So what is the quality of these scenes like? Well I don't know what Takeshi Kaneshiro's background in martial arts is, if indeed he has any at all, but he definitely appears to handle himself very well in the action scenes. The fight scenes are all well choreogrphed, with impressive techniques, and a good fluidity to the scenes. There are possibly too many 'drone' bad guys though, all of which seem to get beaten far too easily. That quibble aside, I thought the fighting was well done.

The gunplay scenes, however, aren't quite as good to watch. Whiel still very brutal, as very large numbers of people get killed (where do the gangs manage to find all the followers?!), they don't come across as being as realistic. The special effects for the bullets firing and hitting someone aren't that great, and again too many people seem to just run into the bullets. Surely everyone, regardless if they are just a low level gang follower, would try and take cover and generally stay alive during gunfights, rather than just running towards guns pointing at them? One of the, possibly, more brutal scenes is during a gunfight where a cannon gets fired at a group of followers, quite literally blowing them into pieces... ouch!

Master See thought the axe was a bit much for chopping the char siu.

Acting wise, the film does pretty well. Takeshi Kaneshiro and Yuen Biao are convincing in their respective roles, and Valerie Chow is also worth paying special note to in her, "is she evil, is she good" kind of role. The rest all put in decent performances... except Yuen Wah. I just found him, and his character, to be bloody annoying. If I was Ma Wing Jing, I would have ditched him ages ago. He moans, butts in when not needed, and generally causes more trouble for his brother than he is worth.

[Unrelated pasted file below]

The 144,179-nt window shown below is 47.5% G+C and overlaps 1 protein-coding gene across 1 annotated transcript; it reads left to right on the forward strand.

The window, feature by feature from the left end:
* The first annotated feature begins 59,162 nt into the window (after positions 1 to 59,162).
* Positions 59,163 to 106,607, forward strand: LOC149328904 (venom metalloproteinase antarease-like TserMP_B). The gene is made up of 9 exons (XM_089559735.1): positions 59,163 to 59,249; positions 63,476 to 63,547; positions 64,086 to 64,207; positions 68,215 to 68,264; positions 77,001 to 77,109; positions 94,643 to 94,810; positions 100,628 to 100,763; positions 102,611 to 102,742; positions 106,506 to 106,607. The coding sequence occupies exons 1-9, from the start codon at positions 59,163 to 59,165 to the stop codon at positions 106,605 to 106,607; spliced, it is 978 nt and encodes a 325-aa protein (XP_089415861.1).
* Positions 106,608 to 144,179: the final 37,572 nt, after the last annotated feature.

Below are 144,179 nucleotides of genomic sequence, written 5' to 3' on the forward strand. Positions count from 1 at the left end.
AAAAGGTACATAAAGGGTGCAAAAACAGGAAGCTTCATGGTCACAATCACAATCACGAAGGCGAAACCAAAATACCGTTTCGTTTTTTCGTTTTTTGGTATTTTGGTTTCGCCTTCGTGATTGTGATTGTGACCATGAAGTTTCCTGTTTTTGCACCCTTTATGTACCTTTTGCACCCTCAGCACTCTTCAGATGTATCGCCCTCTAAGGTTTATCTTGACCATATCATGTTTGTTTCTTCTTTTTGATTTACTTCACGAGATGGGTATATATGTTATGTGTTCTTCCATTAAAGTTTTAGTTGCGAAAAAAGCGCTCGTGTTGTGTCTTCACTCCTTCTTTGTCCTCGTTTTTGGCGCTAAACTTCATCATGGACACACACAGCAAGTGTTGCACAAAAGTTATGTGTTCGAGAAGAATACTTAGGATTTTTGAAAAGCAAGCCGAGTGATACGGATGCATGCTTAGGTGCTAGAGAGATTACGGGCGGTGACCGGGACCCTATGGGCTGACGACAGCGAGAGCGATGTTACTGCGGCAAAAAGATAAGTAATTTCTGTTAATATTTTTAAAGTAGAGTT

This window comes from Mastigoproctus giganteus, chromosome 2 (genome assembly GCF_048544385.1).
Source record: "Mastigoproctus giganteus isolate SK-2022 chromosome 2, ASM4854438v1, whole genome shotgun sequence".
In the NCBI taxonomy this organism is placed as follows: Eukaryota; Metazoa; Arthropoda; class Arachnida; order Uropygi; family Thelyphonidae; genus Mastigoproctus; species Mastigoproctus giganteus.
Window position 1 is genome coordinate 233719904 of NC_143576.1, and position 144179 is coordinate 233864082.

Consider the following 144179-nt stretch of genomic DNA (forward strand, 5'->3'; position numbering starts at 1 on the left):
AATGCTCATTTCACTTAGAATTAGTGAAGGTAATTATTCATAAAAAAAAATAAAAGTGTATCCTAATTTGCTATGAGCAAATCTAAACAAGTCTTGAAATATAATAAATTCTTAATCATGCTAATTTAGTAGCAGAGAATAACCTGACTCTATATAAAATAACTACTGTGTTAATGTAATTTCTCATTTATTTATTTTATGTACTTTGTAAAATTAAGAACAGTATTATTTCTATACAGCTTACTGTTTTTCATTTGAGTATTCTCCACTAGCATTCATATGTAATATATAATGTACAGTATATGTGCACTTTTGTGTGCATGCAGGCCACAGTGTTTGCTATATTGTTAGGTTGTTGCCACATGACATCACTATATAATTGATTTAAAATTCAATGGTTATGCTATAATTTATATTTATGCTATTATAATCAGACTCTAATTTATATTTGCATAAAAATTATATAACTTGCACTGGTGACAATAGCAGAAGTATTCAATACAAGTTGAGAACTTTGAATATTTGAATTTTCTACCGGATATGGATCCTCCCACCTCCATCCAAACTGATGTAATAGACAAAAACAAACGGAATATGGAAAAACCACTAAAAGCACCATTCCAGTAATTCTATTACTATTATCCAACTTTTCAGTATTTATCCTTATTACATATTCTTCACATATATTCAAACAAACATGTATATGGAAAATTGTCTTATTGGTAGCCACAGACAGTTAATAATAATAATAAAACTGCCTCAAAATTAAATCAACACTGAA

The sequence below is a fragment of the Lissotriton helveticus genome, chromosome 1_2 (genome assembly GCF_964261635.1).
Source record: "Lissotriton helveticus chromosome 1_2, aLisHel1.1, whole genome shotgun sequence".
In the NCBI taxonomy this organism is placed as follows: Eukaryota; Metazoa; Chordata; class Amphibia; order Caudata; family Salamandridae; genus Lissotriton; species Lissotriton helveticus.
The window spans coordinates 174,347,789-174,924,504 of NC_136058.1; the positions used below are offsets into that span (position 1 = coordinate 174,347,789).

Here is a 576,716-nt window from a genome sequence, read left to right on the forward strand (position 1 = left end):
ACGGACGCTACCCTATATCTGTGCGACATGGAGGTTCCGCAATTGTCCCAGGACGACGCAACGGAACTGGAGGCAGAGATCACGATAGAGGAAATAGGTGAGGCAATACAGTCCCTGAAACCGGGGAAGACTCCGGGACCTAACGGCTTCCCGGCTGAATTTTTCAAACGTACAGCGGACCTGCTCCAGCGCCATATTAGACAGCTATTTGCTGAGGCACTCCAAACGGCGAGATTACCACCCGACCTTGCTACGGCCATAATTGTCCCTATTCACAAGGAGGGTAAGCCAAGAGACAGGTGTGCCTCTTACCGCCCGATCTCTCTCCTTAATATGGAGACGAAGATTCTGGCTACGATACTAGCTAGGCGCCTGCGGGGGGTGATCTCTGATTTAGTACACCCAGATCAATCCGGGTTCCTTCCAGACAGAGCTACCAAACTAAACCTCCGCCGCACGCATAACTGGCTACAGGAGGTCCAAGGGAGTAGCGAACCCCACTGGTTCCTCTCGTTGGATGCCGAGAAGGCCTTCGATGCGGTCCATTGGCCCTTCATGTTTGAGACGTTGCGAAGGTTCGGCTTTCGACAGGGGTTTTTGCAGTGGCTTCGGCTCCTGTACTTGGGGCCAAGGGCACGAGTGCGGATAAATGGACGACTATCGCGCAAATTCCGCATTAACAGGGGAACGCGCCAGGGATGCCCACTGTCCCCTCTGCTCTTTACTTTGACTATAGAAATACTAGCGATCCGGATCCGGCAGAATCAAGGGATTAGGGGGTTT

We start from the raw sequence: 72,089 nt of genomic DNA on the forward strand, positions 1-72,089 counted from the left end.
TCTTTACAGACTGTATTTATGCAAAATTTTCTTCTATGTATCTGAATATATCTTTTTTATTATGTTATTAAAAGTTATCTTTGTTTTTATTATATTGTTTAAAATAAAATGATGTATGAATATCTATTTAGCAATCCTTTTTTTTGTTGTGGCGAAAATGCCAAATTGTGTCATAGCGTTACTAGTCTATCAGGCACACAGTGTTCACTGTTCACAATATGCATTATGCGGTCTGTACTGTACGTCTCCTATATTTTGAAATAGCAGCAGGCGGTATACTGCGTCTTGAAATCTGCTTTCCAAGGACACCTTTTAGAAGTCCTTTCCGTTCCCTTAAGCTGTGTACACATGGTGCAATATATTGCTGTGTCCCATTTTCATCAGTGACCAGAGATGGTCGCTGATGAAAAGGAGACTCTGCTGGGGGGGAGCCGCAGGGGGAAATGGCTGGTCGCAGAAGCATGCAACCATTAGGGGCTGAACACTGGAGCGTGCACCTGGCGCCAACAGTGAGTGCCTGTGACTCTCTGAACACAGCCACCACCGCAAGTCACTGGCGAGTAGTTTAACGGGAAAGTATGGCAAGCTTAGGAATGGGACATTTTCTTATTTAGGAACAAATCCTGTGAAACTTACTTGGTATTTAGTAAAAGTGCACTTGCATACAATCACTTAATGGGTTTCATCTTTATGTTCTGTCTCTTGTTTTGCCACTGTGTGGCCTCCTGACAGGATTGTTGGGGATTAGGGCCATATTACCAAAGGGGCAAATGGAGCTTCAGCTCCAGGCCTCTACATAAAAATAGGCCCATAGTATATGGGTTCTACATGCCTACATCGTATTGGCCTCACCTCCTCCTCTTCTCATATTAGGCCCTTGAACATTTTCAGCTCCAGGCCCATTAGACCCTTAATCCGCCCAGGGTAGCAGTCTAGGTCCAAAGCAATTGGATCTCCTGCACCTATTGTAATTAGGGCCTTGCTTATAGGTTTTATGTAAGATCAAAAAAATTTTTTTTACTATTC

The magicians amazing escape routine wasn't going to plan...

The biggest flaw in Hero, in my opinion, is the same sort of flaw which plagues a lot of serious films that come out of Hong Kong - the misplaced zany, slapstick humour. If this film was meant to be a comedy, then every scene which I am referring to would be perfectly acceptable. But it is not. It is a very heavily handled martial arts drama. The plot themes are very serious, and everything that happens on screen is gritty and very violent. Having scenes like the one where they think a western bra is a tissue, or the 'brainwashing' Ma Wing Jing scene, ruins the flow of the film. These scenes do not fit in at all with the tone of the film. While they are still funny, particularly seeing Yang Shuang as a glam singer, they are completely out of place here.

"It's dark, and I'm wearing sun-glasses... I'm so cool!"

All in all Hero is a very competent film, which handles things in a far more realistic manner than most martial arts films. Good and bad guys get beaten up, the fights are very brutal, bad guys are bad guys, women are not exempt from crime and punishment, actions have consequences, and nice happy endings don't always exist. If you don't let the poor special effects, in places, or the out of place humour ruin the flow and tone of the film, then I think you will pleasantly surprised by this film, as long as you know that it is going to be really quite gritty and brutally done.

He felt so much better after letting that fart out...

Unfortunately, the Universe Hong Kong release of Hero has some sever cuts in several of the action scenes, especially in the final fight scene. This is to remove some of the gorier and more brutal moments. It is very noticable in the final fight, and ruins that scene as from one moment the people are fighting, then next thing you know one of them has been killed, with no apparent explanation. As a result, this release of the film has lost some points compared to the Metrodome release.

"I've dropped my sword too often, I have to tie it to me now!"


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All review content copyrighted © (2003-2009) Kris Wojciechowski